Looking forward to reading other takes on this.
Jo   
Atlas Pro AZ-EQ, ASI1600MM-Pro, ASI120MM-S, ES102ED, WO-Z61, Nikon D3300, ASI-EFW, ZWO LRGB,Ha,O3,S2 filter set
1 month 4 weeks ago #70624

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I'm not sure it would be very easy to solve a hardware issue like that. Especially if it changes with altitude. Does it not slip during a focus run with high altitude pointing? I have multiple Crayford focusers that don't suffer from slippage (two Moonlite and my SW Esprit focuser). So I don't quite know how common of an issue this would be. And regardless of this specific problem, I'm sure both features would still help many.

It might be worth considering a new focuser, unless you can live with the issue it presents. I would assume, all the existing methods of focus will stay with the system, and you could continue to use those as you have.
-Andrew
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1 month 4 weeks ago #70626

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Andrew, thank you very much for your suggestions. You wrote: "What I regularly experience with the traditional method of focus, is my first frames are very good, then begin to become poor until a new focus routine is invoked by either FWHM change, forced time, filter change, or set temp change." This is EXACTLY what happens here all night. Hy did a wonderful job at implementing the linear algorithm and HFR calculation which both helped me a lot keeping my pictures nicely focused. The addition of a temperature controlled "auto-correction" certainly would take Ekos' focusing to the next level.
1 month 4 weeks ago #70634

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Andrew,

On item #3, I sometimes experience the same issue... but in the "capture" tab, I have been instructing the sequence to refocus every hour. It works pretty well (as long as auto focus doesn't lock up).

Have you tried that?

Ron
Mounts: Sky-Watcher EQ6-R Pro, Meade LX85, Celestron NexStar Evolution Alt/Az
OTAs: Celestron 8" Edge HD w/Celestron Focus Motor, Meade 80mm APO Triplet Refractor w/ZWO EAF
Cameras: ZWO ASI183MC Pro, ZWO ASI120MC-S, ZWO ASI224MC
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1 month 4 weeks ago #70636

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Yes, I do this now. Or I set it to refocus on filter change and have my filters change between 45 min to 1 hour. I also have tried changing with HFR increases.

The point though is to keep autofocus runs to a minimum. I probably lose an hour total a night due to autofocus runs. I do three measurements per position set to average the frame. I do full frame images and get the measurement. A run takes about 10 minutes, and I'll often see between 6-10 runs a night. I can obviously speed this up if I do subframe, and less images per position; at the expense of less accuracy. And because I don't want them running more often than 45 minutes to an hour, I always see a gradual decline even within that hour of my frame quality. I graph this in APP when processing my frames. Living in the south, especially this time of year, the temperature drops rapidly every night causing big fast changes in FWHM, especially on my larger scope (Edge 11).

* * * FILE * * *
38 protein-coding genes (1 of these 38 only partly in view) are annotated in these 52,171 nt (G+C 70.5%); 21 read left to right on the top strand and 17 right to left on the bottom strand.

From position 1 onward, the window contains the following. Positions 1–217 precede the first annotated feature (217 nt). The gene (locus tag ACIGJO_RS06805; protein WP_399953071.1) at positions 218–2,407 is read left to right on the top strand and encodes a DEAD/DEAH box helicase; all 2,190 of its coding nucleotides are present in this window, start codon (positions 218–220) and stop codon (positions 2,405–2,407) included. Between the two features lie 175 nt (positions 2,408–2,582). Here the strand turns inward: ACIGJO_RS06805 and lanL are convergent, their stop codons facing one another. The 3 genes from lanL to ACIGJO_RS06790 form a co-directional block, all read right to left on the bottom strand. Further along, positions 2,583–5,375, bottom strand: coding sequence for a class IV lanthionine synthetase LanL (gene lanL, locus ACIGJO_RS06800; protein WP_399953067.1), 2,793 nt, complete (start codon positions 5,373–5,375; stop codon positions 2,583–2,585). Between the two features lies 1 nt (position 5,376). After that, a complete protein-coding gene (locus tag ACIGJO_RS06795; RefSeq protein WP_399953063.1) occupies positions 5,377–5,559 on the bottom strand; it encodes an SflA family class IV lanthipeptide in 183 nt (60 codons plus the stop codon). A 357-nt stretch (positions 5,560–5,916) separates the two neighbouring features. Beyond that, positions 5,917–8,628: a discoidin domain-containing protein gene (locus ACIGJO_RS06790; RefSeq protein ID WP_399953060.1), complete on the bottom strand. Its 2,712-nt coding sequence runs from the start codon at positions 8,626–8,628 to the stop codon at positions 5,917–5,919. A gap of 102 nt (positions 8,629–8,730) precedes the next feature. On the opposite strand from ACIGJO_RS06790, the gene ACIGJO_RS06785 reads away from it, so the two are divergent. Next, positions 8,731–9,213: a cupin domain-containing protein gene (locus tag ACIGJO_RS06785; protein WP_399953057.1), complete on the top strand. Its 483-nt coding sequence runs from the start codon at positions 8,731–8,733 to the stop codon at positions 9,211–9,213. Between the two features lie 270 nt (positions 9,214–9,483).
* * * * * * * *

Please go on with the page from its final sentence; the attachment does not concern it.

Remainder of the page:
Anyhow, this thread isn't really about solving my specific issues, but how to make things better for everyone. Comments or suggestions on best implementation for any suggested idea is welcome.
-Andrew
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1 month 4 weeks ago #70640

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No question, Andrew, for those of us who have access to devices like the Moonlite Nightcrawler, which costs upwards of $2500, this would be no issue and actually a great solution.
I am more thinking of the amateurs on a budget here, who run their rigs with a screw driver and a roll of duct tape.  We have to make sure that ever more sophisticated system requirements are not leaving us in the dust.
I have been helping a few people setting up their rigs on a low budget and getting decent results.  I know that the majority of them would not have taken up astrophotography if the financial investment had been even a smidgen higher. 
Here a picture of my ES102ED with a 3D-printed autofocuser operating the stock Crayford focuser that came with the ES102.  Total component cost ~$40, using the MoonLite protocol on MyFocuserPro.  That is a much smaller hurdle than having to shell out 3 months of Social Security for a Night Crawler.  And it only takes a couple of people in a club who have a $200 3D-printer at home to equip every other member in the club with the components for such a device. 

As I wrote, the stock Crayford works just fine, once I had figured out how far I could tighten the focuser screw so that it would not slip when vertical and still allow the focuser to move the drawtube without stalling the stepper motor or the tube itself seizing up.  But I doubt it would be good enough to ensure accurate focus by temperature shift prediction alone. 
Just pointing out real world limitations here.
Jo

 
 
Atlas Pro AZ-EQ, ASI1600MM-Pro, ASI120MM-S, ES102ED, WO-Z61, Nikon D3300, ASI-EFW, ZWO LRGB,Ha,O3,S2 filter set
1 month 4 weeks ago #70642
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Jo, I hear ya. I had that same exact scope and focuser. It's known for the issues you mentioned, and is the first one I ever replaced with a Moonlite. Though I didn't get a $2500 focuser, I got the more moderately priced regular Crayford they offer for a few hundred. In any case, not all focusers suffer from this, even at the entry level.

 
-Andrew
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1 month 4 weeks ago #70644
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A bit of topic, but you could probably detect focuser slips using a usb microscope. It gives enough resolution for 10 micron moves, probably lower, for 20$.
I would bet your setup already includes a raspberry pi to automate that :-)
1 month 3 weeks ago #70769